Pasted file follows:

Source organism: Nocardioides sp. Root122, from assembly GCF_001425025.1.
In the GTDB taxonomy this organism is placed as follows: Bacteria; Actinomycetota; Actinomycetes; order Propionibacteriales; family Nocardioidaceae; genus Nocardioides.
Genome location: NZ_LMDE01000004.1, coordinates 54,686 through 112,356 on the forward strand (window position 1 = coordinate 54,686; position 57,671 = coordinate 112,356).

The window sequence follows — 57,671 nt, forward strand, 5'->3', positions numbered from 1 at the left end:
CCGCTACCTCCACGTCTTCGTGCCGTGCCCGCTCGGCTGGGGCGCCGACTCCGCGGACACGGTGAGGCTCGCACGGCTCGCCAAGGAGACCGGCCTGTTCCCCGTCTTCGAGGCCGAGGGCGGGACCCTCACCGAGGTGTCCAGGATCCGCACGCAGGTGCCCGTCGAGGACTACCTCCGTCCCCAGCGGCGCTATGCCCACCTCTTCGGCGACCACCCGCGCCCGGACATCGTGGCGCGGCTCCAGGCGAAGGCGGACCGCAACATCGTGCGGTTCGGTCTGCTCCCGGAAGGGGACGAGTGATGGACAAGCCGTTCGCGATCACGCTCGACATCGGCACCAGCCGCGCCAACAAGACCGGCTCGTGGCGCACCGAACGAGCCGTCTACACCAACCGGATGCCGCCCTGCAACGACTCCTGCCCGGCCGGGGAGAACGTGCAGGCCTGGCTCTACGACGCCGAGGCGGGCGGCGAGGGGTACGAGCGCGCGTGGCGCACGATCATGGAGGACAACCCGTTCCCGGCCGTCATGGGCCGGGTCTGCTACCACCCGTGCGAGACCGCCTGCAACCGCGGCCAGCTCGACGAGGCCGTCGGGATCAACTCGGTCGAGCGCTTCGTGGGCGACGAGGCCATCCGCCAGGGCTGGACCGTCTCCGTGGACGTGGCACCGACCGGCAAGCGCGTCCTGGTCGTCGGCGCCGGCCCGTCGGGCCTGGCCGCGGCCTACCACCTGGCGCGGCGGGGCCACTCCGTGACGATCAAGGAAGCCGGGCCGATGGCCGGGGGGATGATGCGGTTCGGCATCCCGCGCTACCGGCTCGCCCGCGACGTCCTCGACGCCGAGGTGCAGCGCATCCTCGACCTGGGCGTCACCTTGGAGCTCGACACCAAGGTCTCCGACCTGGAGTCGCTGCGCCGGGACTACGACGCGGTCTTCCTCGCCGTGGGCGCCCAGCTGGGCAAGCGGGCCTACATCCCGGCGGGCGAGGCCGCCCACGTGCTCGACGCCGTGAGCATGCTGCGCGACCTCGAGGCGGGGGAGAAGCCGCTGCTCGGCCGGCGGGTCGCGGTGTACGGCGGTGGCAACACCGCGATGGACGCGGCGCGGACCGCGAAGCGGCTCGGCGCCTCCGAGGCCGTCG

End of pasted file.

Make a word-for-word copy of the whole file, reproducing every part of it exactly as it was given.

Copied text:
Source organism: Nocardioides sp. Root122, from assembly GCF_001425025.1.
In the GTDB taxonomy this organism is placed as follows: Bacteria; Actinomycetota; Actinomycetes; order Propionibacteriales; family Nocardioidaceae; genus Nocardioides.
Genome location: NZ_LMDE01000004.1, coordinates 54,686 through 112,356 on the forward strand (window position 1 = coordinate 54,686; position 57,671 = coordinate 112,356).

The window sequence follows — 57,671 nt, forward strand, 5'->3', positions numbered from 1 at the left end:
CCGCTACCTCCACGTCTTCGTGCCGTGCCCGCTCGGCTGGGGCGCCGACTCCGCGGACACGGTGAGGCTCGCACGGCTCGCCAAGGAGACCGGCCTGTTCCCCGTCTTCGAGGCCGAGGGCGGGACCCTCACCGAGGTGTCCAGGATCCGCACGCAGGTGCCCGTCGAGGACTACCTCCGTCCCCAGCGGCGCTATGCCCACCTCTTCGGCGACCACCCGCGCCCGGACATCGTGGCGCGGCTCCAGGCGAAGGCGGACCGCAACATCGTGCGGTTCGGTCTGCTCCCGGAAGGGGACGAGTGATGGACAAGCCGTTCGCGATCACGCTCGACATCGGCACCAGCCGCGCCAACAAGACCGGCTCGTGGCGCACCGAACGAGCCGTCTACACCAACCGGATGCCGCCCTGCAACGACTCCTGCCCGGCCGGGGAGAACGTGCAGGCCTGGCTCTACGACGCCGAGGCGGGCGGCGAGGGGTACGAGCGCGCGTGGCGCACGATCATGGAGGACAACCCGTTCCCGGCCGTCATGGGCCGGGTCTGCTACCACCCGTGCGAGACCGCCTGCAACCGCGGCCAGCTCGACGAGGCCGTCGGGATCAACTCGGTCGAGCGCTTCGTGGGCGACGAGGCCATCCGCCAGGGCTGGACCGTCTCCGTGGACGTGGCACCGACCGGCAAGCGCGTCCTGGTCGTCGGCGCCGGCCCGTCGGGCCTGGCCGCGGCCTACCACCTGGCGCGGCGGGGCCACTCCGTGACGATCAAGGAAGCCGGGCCGATGGCCGGGGGGATGATGCGGTTCGGCATCCCGCGCTACCGGCTCGCCCGCGACGTCCTCGACGCCGAGGTGCAGCGCATCCTCGACCTGGGCGTCACCTTGGAGCTCGACACCAAGGTCTCCGACCTGGAGTCGCTGCGCCGGGACTACGACGCGGTCTTCCTCGCCGTGGGCGCCCAGCTGGGCAAGCGGGCCTACATCCCGGCGGGCGAGGCCGCCCACGTGCTCGACGCCGTGAGCATGCTGCGCGACCTCGAGGCGGGGGAGAAGCCGCTGCTCGGCCGGCGGGTCGCGGTGTACGGCGGTGGCAACACCGCGATGGACGCGGCGCGGACCGCGAAGCGGCTCGGCGCCTCCGAGGCCGTCG